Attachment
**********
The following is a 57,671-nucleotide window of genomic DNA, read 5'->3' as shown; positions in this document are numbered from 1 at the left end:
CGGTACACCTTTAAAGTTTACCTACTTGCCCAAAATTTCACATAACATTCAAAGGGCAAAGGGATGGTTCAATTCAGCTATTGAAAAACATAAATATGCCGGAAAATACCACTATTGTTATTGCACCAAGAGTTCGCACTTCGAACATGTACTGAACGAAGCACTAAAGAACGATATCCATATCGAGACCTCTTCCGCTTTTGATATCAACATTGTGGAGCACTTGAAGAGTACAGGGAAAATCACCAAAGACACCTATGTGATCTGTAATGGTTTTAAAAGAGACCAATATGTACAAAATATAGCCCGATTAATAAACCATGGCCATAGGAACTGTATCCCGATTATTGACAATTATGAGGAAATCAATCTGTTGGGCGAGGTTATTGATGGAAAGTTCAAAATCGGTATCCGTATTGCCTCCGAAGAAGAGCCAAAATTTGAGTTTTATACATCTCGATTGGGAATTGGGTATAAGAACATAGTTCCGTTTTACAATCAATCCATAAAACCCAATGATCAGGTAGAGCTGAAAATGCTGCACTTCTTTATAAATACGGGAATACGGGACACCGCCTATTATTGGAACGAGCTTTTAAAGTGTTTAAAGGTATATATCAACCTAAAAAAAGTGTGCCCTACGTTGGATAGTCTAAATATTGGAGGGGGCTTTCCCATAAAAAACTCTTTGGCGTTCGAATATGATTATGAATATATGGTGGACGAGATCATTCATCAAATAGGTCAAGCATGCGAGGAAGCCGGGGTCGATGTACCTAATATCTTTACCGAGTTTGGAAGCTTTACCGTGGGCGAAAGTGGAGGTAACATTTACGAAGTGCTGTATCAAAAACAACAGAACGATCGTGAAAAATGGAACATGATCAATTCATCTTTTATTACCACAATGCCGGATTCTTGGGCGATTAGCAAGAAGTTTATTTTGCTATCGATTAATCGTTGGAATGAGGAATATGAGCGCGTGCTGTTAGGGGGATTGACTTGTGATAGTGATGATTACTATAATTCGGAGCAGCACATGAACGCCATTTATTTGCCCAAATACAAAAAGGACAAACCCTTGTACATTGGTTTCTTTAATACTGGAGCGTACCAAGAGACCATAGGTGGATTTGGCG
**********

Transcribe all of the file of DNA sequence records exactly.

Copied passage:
The following is a 57,671-nucleotide window of genomic DNA, read 5'->3' as shown; positions in this document are numbered from 1 at the left end:
CGGTACACCTTTAAAGTTTACCTACTTGCCCAAAATTTCACATAACATTCAAAGGGCAAAGGGATGGTTCAATTCAGCTATTGAAAAACATAAATATGCCGGAAAATACCACTATTGTTATTGCACCAAGAGTTCGCACTTCGAACATGTACTGAACGAAGCACTAAAGAACGATATCCATATCGAGACCTCTTCCGCTTTTGATATCAACATTGTGGAGCACTTGAAGAGTACAGGGAAAATCACCAAAGACACCTATGTGATCTGTAATGGTTTTAAAAGAGACCAATATGTACAAAATATAGCCCGATTAATAAACCATGGCCATAGGAACTGTATCCCGATTATTGACAATTATGAGGAAATCAATCTGTTGGGCGAGGTTATTGATGGAAAGTTCAAAATCGGTATCCGTATTGCCTCCGAAGAAGAGCCAAAATTTGAGTTTTATACATCTCGATTGGGAATTGGGTATAAGAACATAGTTCCGTTTTACAATCAATCCATAAAACCCAATGATCAGGTAGAGCTGAAAATGCTGCACTTCTTTATAAATACGGGAATACGGGACACCGCCTATTATTGGAACGAGCTTTTAAAGTGTTTAAAGGTATATATCAACCTAAAAAAAGTGTGCCCTACGTTGGATAGTCTAAATATTGGAGGGGGCTTTCCCATAAAAAACTCTTTGGCGTTCGAATATGATTATGAATATATGGTGGACGAGATCATTCATCAAATAGGTCAAGCATGCGAGGAAGCCGGGGTCGATGTACCTAATATCTTTACCGAGTTTGGAAGCTTTACCGTGGGCGAAAGTGGAGGTAACATTTACGAAGTGCTGTATCAAAAACAACAGAACGATCGTGAAAAATGGAACATGATCAATTCATCTTTTATTACCACAATGCCGGATTCTTGGGCGATTAGCAAGAAGTTTATTTTGCTATCGATTAATCGTTGGAATGAGGAATATGAGCGCGTGCTGTTAGGGGGATTGACTTGTGATAGTGATGATTACTATAATTCGGAGCAGCACATGAACGCCATTTATTTGCCCAAATACAAAAAGGACAAACCCTTGTACATTGGTTTCTTTAATACTGGAGCGTACCAAGAGACCATAGGTGGATTTGGCG